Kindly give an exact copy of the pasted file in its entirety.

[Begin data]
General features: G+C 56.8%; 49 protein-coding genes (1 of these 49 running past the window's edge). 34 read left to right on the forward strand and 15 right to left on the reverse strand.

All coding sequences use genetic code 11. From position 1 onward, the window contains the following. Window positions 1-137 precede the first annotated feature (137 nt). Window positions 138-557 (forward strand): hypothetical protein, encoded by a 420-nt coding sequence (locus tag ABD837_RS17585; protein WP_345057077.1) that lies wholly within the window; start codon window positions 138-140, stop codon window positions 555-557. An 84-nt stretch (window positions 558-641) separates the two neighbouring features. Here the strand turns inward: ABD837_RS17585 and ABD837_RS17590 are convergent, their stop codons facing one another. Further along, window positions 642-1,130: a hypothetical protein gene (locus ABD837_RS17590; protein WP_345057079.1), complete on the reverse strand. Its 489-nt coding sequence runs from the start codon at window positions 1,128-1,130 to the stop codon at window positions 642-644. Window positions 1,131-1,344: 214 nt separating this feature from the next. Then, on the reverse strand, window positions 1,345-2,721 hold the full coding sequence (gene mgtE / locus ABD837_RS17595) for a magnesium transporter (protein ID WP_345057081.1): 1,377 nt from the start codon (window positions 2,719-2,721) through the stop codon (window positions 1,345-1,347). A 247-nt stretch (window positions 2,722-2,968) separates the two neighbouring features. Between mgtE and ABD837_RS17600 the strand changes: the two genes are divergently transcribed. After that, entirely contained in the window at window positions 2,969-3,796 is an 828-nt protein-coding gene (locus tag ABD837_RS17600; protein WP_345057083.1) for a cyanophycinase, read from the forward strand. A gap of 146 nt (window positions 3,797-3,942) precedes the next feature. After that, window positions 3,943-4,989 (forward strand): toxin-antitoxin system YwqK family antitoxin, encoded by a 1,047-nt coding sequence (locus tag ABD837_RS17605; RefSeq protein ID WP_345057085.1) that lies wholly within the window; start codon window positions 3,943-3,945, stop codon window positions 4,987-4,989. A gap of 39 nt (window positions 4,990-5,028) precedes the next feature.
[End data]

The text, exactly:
General features: G+C 56.8%; 49 protein-coding genes (1 of these 49 running past the window's edge). 34 read left to right on the forward strand and 15 right to left on the reverse strand.

All coding sequences use genetic code 11. From position 1 onward, the window contains the following. Window positions 1-137 precede the first annotated feature (137 nt). Window positions 138-557 (forward strand): hypothetical protein, encoded by a 420-nt coding sequence (locus tag ABD837_RS17585; protein WP_345057077.1) that lies wholly within the window; start codon window positions 138-140, stop codon window positions 555-557. An 84-nt stretch (window positions 558-641) separates the two neighbouring features. Here the strand turns inward: ABD837_RS17585 and ABD837_RS17590 are convergent, their stop codons facing one another. Further along, window positions 642-1,130: a hypothetical protein gene (locus ABD837_RS17590; protein WP_345057079.1), complete on the reverse strand. Its 489-nt coding sequence runs from the start codon at window positions 1,128-1,130 to the stop codon at window positions 642-644. Window positions 1,131-1,344: 214 nt separating this feature from the next. Then, on the reverse strand, window positions 1,345-2,721 hold the full coding sequence (gene mgtE / locus ABD837_RS17595) for a magnesium transporter (protein ID WP_345057081.1): 1,377 nt from the start codon (window positions 2,719-2,721) through the stop codon (window positions 1,345-1,347). A 247-nt stretch (window positions 2,722-2,968) separates the two neighbouring features. Between mgtE and ABD837_RS17600 the strand changes: the two genes are divergently transcribed. After that, entirely contained in the window at window positions 2,969-3,796 is an 828-nt protein-coding gene (locus tag ABD837_RS17600; protein WP_345057083.1) for a cyanophycinase, read from the forward strand. A gap of 146 nt (window positions 3,797-3,942) precedes the next feature. After that, window positions 3,943-4,989 (forward strand): toxin-antitoxin system YwqK family antitoxin, encoded by a 1,047-nt coding sequence (locus tag ABD837_RS17605; RefSeq protein ID WP_345057085.1) that lies wholly within the window; start codon window positions 3,943-3,945, stop codon window positions 4,987-4,989. A gap of 39 nt (window positions 4,990-5,028) precedes the next feature.